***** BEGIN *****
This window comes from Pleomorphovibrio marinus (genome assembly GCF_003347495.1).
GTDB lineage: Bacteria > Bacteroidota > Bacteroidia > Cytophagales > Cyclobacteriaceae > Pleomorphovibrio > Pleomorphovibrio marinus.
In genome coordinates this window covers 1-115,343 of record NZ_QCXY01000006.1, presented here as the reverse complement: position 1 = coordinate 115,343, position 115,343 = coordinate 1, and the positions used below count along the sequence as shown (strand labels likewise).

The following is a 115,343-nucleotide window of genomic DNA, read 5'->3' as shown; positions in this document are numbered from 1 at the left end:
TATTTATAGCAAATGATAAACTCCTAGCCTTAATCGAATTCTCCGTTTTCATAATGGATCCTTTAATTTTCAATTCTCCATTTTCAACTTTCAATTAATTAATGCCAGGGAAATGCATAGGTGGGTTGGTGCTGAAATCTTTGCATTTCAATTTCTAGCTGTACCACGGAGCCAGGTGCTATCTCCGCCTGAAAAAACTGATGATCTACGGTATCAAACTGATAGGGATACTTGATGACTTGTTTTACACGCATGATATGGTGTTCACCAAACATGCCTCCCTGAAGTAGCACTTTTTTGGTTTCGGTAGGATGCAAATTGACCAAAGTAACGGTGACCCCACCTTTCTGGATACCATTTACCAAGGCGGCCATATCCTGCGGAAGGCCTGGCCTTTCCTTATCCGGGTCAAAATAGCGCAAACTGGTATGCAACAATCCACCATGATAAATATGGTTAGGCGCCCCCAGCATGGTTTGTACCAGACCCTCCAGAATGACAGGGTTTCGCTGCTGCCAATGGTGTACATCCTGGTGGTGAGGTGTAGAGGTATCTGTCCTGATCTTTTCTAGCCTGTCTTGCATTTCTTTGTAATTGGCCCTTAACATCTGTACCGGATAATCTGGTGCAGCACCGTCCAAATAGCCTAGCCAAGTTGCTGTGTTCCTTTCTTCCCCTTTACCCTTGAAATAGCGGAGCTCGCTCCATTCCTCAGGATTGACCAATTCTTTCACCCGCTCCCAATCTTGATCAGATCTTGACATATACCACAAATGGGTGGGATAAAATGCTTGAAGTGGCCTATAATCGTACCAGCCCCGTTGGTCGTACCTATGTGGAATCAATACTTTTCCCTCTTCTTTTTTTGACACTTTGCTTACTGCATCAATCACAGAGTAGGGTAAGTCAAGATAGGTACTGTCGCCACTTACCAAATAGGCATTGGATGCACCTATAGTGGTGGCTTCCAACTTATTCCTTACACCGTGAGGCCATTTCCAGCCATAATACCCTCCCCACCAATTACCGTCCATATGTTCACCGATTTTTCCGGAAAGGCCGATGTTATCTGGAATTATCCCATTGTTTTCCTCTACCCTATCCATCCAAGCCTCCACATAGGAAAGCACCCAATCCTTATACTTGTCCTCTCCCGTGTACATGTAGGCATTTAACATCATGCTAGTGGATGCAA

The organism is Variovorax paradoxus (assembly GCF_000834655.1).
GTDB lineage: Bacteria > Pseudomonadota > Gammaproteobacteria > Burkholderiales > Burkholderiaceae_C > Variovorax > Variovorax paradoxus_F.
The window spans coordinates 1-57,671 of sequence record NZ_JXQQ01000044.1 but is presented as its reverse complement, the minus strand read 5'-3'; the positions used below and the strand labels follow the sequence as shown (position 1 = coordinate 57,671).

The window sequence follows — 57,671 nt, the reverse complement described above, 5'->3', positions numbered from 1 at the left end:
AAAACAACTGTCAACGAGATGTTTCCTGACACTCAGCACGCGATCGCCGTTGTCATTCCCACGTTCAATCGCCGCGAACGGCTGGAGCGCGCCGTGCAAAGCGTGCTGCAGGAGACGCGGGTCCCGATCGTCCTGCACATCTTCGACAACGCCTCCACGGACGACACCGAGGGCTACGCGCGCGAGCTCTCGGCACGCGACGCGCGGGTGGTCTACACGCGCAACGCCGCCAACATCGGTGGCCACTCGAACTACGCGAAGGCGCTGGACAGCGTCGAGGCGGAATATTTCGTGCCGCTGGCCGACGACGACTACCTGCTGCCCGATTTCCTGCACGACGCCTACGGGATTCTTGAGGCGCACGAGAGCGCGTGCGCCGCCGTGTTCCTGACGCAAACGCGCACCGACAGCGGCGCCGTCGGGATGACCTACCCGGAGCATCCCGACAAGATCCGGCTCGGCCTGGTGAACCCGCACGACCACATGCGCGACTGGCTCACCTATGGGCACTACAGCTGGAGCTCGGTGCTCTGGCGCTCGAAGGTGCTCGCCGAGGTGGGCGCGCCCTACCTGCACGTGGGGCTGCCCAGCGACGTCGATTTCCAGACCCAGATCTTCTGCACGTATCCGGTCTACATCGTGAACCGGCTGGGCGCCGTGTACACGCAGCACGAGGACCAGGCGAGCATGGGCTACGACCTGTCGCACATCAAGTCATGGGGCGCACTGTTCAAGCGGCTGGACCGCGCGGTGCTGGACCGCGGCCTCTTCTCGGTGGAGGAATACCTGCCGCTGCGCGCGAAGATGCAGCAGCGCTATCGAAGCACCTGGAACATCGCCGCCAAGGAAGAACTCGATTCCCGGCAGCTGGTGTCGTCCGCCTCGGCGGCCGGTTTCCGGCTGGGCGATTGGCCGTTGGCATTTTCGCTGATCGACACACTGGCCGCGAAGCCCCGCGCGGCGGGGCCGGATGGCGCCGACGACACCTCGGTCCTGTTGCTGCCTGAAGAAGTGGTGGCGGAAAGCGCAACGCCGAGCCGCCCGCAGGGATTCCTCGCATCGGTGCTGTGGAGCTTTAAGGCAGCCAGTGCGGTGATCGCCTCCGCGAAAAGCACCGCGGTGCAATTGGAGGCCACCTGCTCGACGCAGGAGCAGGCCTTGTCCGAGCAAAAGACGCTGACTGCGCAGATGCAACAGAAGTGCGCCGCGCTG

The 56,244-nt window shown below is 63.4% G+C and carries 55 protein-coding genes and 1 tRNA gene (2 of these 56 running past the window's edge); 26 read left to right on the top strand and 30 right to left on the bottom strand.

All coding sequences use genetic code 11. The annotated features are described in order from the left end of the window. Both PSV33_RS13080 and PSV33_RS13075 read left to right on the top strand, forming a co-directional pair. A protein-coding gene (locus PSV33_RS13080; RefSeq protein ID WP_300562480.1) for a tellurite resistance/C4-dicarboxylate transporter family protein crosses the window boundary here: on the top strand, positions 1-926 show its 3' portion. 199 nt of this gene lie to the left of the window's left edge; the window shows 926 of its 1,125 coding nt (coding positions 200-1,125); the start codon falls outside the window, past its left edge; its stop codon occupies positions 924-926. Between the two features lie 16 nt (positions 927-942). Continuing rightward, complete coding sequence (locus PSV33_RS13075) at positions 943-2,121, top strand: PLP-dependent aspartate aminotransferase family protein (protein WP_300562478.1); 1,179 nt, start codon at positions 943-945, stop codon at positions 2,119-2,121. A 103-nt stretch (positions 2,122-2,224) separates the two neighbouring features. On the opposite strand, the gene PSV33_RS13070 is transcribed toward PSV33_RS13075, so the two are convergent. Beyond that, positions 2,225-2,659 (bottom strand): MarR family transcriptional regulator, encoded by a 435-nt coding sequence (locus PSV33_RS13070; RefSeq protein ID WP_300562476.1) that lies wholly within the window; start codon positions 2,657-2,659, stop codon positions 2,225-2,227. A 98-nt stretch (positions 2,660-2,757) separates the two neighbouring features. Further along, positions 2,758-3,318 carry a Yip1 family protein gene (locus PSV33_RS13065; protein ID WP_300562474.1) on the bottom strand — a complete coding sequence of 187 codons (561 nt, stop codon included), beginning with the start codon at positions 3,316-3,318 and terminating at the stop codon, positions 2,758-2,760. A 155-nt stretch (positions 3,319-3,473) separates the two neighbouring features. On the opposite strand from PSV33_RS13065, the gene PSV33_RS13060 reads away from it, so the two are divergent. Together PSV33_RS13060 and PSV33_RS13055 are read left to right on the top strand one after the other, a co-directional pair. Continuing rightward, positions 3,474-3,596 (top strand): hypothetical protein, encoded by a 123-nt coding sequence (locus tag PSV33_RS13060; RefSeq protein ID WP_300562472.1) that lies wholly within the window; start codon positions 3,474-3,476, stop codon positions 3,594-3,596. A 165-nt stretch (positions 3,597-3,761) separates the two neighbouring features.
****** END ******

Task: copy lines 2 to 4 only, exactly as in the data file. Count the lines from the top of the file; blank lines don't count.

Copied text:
GTDB lineage: Bacteria > Bacteroidota > Bacteroidia > Cytophagales > Cyclobacteriaceae > Pleomorphovibrio > Pleomorphovibrio marinus.
In genome coordinates this window covers 1-115,343 of record NZ_QCXY01000006.1, presented here as the reverse complement: position 1 = coordinate 115,343, position 115,343 = coordinate 1, and the positions used below count along the sequence as shown (strand labels likewise).

The following is a 115,343-nucleotide window of genomic DNA, read 5'->3' as shown; positions in this document are numbered from 1 at the left end: